The Language of Money

money dollar billsAs business people, we place a huge emphasis on making money and turning a profit. However, we rarely teach anyone in our company how to read a set of financial statements – the very documents that tell us if we’ve turned a profit or not.

We invest time and money to train our people on a variety of business functions, such as sales techniques, customer service and proper safety procedures, but we seldom invest in financial literacy training to learn the language of money.

We all learn to read, but few of us learn to read a set of financial statements.

The financial statements are the score board for your company – they tell you whether you won or lost, whether you hit your profit goal or if you fell short. They tell you whether you’re ahead or behind, and how hard you’ll have to work to make up the difference. In short, they tell you whether you’re winning the game.

However, we don’t teach our employees how to read the score of our game, and we rarely even give them a peek at the scoreboard.

They might hear about a ‘good year’ or a ‘bad year’, but it’s vague and the information is revealed only after the game is finished, after the year is over.

We run sales goals all the time. Good sales goals have specific, measurable and have a time deadline. For example, sell 1000 cases of X in the month of July. They are told what score they need to ‘win’, they know how long they have to achieve it (July) and they get regular updates to see where the stand in relation to the sales goal.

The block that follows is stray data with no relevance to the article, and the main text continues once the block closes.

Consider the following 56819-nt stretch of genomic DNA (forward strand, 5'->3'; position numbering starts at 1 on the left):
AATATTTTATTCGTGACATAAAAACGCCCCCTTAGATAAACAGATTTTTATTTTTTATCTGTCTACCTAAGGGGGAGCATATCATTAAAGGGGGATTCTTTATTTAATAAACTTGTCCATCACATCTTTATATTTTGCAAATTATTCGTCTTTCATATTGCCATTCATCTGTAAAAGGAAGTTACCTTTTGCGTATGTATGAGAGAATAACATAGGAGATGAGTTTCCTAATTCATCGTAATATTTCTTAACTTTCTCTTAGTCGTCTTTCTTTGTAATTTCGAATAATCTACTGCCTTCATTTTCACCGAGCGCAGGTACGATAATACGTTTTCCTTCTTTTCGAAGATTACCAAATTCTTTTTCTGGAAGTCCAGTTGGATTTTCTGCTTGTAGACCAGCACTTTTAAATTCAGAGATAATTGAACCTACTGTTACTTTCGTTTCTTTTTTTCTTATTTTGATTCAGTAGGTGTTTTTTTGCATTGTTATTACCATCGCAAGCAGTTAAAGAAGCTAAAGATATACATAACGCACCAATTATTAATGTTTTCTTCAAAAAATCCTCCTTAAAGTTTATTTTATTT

So why don’t we do this with our profit goal? Without profit and a positive cash flow, we’re out of business. It won’t matter whether we hit the case distribution goal or succeeded in a display drive, if the cash flow runs out, it’s game over.

Imagine that everyone on your management team was financially literate. Now, imagine everyone in your entire company was financially literate. How powerful would this be? How profitable would your company be? It would be like a financial nirvana. Drivers would optimize their routes based on efficient mileage and fuel savings. No longer would the truck run idling in the parking lot for 20 minutes just so the cab heater will warm up. Merchandisers would efficiently stock shelves instead of reading Maxim in the magazine aisle. Office workers would cheerfully answer the phone on the first ring instead of mindlessly checking their Facebook account.

Here’s the thing: financially literate employees are superstar employees. Why? Because they understand the language of money, and they understand how they make a difference in the organization.

So, why haven’t you trained your people to understand the financials? Perhaps you don’t know where to start. Here’s an easy way to do begin – subscribe to the Beer Business Finance newsletter – the weekly email with financial lessons geared towards beer industry employees. This isn’t just for the top brass, this information will benefit your drivers, merchandisers and even Ruth in the office who’s been with you for 35 years.

Teaching our employees financial skills, financial literacy, is good for them and good for the business. Once we learn the language of money, and teach it to our people, they will help drive the performance and value of the company. Knowledge is power. Teach, train, and unleash the power of the finances.